UK agrees mutual security deals with Finland and Sweden
The UK has agreed mutual security pacts with Sweden and Finland, agreeing to come to their aid should either nation come under attack, BBC reported.
UK Prime Minister Boris Johnson visited both countries to sign the deals, amid debate about them joining Nato.
The pacts also state that Finland and Sweden would assist the UK in a crisis.
Mr Johnson and Swedish PM Magdalena Andersson said co-operation was “even more important” given Russia’s invasion of Ukraine.
The second deal was announced in a joint press conference with Finnish President Sauli Niinistö.
Mr Johnson said the “solemn declaration” between the UK and Finland was reflective of the “extreme difficulty of the times we are in”.
He emphasised the deal was “not a short-term stop gap” while Finland considered whether to join the Nato defensive alliance, but rather a “enduring assurance between two nations”.
Asked if there would be “British boots on the ground” in Finland should a conflict break out, Mr Johnson said military assistance would be offered, but that the “nature of that assistance” would depend upon the “request of the other party”.
Mr Johnson added the agreement would become the “foundation of an intensification of our security and our defence relationship in other ways as well”.
Mr Niinistö said his nation appreciated the UK’s “strong support” of Nato’s open-door policy to Finland’s potential membership.
He said joining Nato would not be “against anybody” and the UK deal was intended to “maximise our security one way or another” while considering joining the defensive alliance.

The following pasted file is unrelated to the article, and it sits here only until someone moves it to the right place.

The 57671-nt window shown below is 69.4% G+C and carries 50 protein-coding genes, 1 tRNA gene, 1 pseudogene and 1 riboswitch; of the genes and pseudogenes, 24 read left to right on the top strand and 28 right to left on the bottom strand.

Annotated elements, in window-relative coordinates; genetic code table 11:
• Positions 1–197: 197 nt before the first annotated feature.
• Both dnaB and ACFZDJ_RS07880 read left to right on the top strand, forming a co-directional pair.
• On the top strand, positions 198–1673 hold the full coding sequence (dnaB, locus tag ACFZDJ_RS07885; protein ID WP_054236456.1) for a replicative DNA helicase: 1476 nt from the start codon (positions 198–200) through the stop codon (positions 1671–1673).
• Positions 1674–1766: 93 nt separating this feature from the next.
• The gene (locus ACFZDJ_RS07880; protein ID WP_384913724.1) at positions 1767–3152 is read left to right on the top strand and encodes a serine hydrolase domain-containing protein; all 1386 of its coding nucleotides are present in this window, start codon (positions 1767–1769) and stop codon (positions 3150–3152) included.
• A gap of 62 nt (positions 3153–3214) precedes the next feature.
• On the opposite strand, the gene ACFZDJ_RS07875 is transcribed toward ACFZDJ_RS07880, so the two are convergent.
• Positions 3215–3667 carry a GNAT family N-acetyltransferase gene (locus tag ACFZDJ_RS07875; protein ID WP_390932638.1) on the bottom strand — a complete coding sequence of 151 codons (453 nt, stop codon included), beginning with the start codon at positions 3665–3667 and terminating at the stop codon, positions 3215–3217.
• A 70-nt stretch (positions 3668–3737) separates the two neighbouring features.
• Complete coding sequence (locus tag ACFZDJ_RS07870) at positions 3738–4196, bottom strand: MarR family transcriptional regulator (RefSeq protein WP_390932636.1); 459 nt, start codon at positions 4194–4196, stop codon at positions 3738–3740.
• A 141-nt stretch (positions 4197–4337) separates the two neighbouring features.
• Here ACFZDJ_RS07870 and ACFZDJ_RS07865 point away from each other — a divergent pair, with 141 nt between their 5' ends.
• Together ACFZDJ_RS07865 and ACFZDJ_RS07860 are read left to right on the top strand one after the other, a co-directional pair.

However, when asked if the possible move could provoke President Vladimir Putin, Mr Niinistö said Russia would be responsible if Sweden or Finland joined Nato.
He said Russia was suggesting the two nations did not have their “own will” by threatening them against applying for membership.
“They are ready to attack their neighbouring country, so… my response would be that ‘you caused this – look at the mirror'”.
Speaking earlier in Sweden Mr Johnson said: “If Sweden were attacked and looked to us for help and support, then we would provide it.”
Asked by the BBC to spell out exactly what the UK would do if Russia attacked Sweden, Mr Johnson said the deal meant that “upon request from the other party, we would come to the other party’s assistance”.
Ms Andersson argued her country would be safer as a result of the mutual assistance agreement with the UK, adding: “Of course this means something. This is important whatever policy choice we make in Sweden.”
She also explained the country was “exploring all possible options and Nato is one of them that is on the table”.
Finland says applying to join Nato is all about defence. But Vladimir Putin doesn’t see it that way. He’s always viewed Nato’s eastern expansion as a threat.
Finland shares an 800 mile (1300km) long border with Russia, bringing the alliance’s military might that much closer Moscow.
Finnish and Swedish membership will make Nato more robust too – boosting its eastern flank and presence in the Baltic Sea. And the Kremlin has threatened retaliation.